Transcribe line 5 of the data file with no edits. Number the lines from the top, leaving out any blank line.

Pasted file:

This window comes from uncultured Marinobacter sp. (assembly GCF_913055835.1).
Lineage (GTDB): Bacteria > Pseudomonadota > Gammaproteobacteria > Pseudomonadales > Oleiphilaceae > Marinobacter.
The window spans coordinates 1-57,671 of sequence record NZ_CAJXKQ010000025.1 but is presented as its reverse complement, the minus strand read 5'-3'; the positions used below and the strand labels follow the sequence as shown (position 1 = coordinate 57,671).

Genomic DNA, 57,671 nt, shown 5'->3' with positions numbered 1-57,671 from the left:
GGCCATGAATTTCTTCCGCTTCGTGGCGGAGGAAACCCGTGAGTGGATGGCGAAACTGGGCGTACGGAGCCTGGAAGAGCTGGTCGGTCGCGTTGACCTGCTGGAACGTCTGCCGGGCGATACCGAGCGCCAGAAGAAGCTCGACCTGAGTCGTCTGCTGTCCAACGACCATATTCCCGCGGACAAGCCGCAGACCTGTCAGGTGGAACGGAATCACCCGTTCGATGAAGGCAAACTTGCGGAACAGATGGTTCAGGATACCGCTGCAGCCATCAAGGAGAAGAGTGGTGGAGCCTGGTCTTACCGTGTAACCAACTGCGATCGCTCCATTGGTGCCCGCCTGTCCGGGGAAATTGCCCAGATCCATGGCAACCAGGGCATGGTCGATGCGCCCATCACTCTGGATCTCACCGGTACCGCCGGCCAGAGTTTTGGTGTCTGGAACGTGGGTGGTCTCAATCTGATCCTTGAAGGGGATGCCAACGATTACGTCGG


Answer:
GGCCATGAATTTCTTCCGCTTCGTGGCGGAGGAAACCCGTGAGTGGATGGCGAAACTGGGCGTACGGAGCCTGGAAGAGCTGGTCGGTCGCGTTGACCTGCTGGAACGTCTGCCGGGCGATACCGAGCGCCAGAAGAAGCTCGACCTGAGTCGTCTGCTGTCCAACGACCATATTCCCGCGGACAAGCCGCAGACCTGTCAGGTGGAACGGAATCACCCGTTCGATGAAGGCAAACTTGCGGAACAGATGGTTCAGGATACCGCTGCAGCCATCAAGGAGAAGAGTGGTGGAGCCTGGTCTTACCGTGTAACCAACTGCGATCGCTCCATTGGTGCCCGCCTGTCCGGGGAAATTGCCCAGATCCATGGCAACCAGGGCATGGTCGATGCGCCCATCACTCTGGATCTCACCGGTACCGCCGGCCAGAGTTTTGGTGTCTGGAACGTGGGTGGTCTCAATCTGATCCTTGAAGGGGATGCCAACGATTACGTCGG